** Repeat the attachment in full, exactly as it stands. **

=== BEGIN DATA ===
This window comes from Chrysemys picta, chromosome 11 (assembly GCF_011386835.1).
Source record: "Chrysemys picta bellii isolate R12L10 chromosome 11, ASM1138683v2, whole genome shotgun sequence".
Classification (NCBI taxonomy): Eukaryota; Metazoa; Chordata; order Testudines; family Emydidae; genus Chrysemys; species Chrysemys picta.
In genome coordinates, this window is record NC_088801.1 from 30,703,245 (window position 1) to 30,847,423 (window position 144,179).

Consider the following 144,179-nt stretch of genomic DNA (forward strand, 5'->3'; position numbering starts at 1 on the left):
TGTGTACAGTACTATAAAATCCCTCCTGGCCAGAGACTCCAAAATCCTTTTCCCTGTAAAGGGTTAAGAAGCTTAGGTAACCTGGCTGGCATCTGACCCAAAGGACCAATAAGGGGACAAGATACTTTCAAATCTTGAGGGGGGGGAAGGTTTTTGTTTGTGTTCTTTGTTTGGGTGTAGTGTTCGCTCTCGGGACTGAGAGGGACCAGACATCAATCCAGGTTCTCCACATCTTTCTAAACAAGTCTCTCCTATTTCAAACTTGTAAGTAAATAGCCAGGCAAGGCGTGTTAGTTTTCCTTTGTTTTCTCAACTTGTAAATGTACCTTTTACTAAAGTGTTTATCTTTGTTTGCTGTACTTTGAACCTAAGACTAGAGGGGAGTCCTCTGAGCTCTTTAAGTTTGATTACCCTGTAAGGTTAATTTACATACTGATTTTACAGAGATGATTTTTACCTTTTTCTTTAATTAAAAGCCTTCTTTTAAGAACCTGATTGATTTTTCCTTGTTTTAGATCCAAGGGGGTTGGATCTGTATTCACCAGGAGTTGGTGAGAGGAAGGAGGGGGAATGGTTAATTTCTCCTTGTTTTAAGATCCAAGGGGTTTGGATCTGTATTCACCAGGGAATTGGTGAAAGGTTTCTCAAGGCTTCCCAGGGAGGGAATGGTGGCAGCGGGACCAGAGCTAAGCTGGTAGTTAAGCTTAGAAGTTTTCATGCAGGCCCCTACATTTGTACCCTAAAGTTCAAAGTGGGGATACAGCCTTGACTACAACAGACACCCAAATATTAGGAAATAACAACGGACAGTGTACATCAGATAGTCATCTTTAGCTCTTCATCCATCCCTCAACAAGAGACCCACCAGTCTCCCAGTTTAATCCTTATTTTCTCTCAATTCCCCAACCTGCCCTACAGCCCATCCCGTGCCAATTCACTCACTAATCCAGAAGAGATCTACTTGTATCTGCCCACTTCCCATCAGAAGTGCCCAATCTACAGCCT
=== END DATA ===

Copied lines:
This window comes from Chrysemys picta, chromosome 11 (assembly GCF_011386835.1).
Source record: "Chrysemys picta bellii isolate R12L10 chromosome 11, ASM1138683v2, whole genome shotgun sequence".
Classification (NCBI taxonomy): Eukaryota; Metazoa; Chordata; order Testudines; family Emydidae; genus Chrysemys; species Chrysemys picta.
In genome coordinates, this window is record NC_088801.1 from 30,703,245 (window position 1) to 30,847,423 (window position 144,179).

Consider the following 144,179-nt stretch of genomic DNA (forward strand, 5'->3'; position numbering starts at 1 on the left):
TGTGTACAGTACTATAAAATCCCTCCTGGCCAGAGACTCCAAAATCCTTTTCCCTGTAAAGGGTTAAGAAGCTTAGGTAACCTGGCTGGCATCTGACCCAAAGGACCAATAAGGGGACAAGATACTTTCAAATCTTGAGGGGGGGGAAGGTTTTTGTTTGTGTTCTTTGTTTGGGTGTAGTGTTCGCTCTCGGGACTGAGAGGGACCAGACATCAATCCAGGTTCTCCACATCTTTCTAAACAAGTCTCTCCTATTTCAAACTTGTAAGTAAATAGCCAGGCAAGGCGTGTTAGTTTTCCTTTGTTTTCTCAACTTGTAAATGTACCTTTTACTAAAGTGTTTATCTTTGTTTGCTGTACTTTGAACCTAAGACTAGAGGGGAGTCCTCTGAGCTCTTTAAGTTTGATTACCCTGTAAGGTTAATTTACATACTGATTTTACAGAGATGATTTTTACCTTTTTCTTTAATTAAAAGCCTTCTTTTAAGAACCTGATTGATTTTTCCTTGTTTTAGATCCAAGGGGGTTGGATCTGTATTCACCAGGAGTTGGTGAGAGGAAGGAGGGGGAATGGTTAATTTCTCCTTGTTTTAAGATCCAAGGGGTTTGGATCTGTATTCACCAGGGAATTGGTGAAAGGTTTCTCAAGGCTTCCCAGGGAGGGAATGGTGGCAGCGGGACCAGAGCTAAGCTGGTAGTTAAGCTTAGAAGTTTTCATGCAGGCCCCTACATTTGTACCCTAAAGTTCAAAGTGGGGATACAGCCTTGACTACAACAGACACCCAAATATTAGGAAATAACAACGGACAGTGTACATCAGATAGTCATCTTTAGCTCTTCATCCATCCCTCAACAAGAGACCCACCAGTCTCCCAGTTTAATCCTTATTTTCTCTCAATTCCCCAACCTGCCCTACAGCCCATCCCGTGCCAATTCACTCACTAATCCAGAAGAGATCTACTTGTATCTGCCCACTTCCCATCAGAAGTGCCCAATCTACAGCCT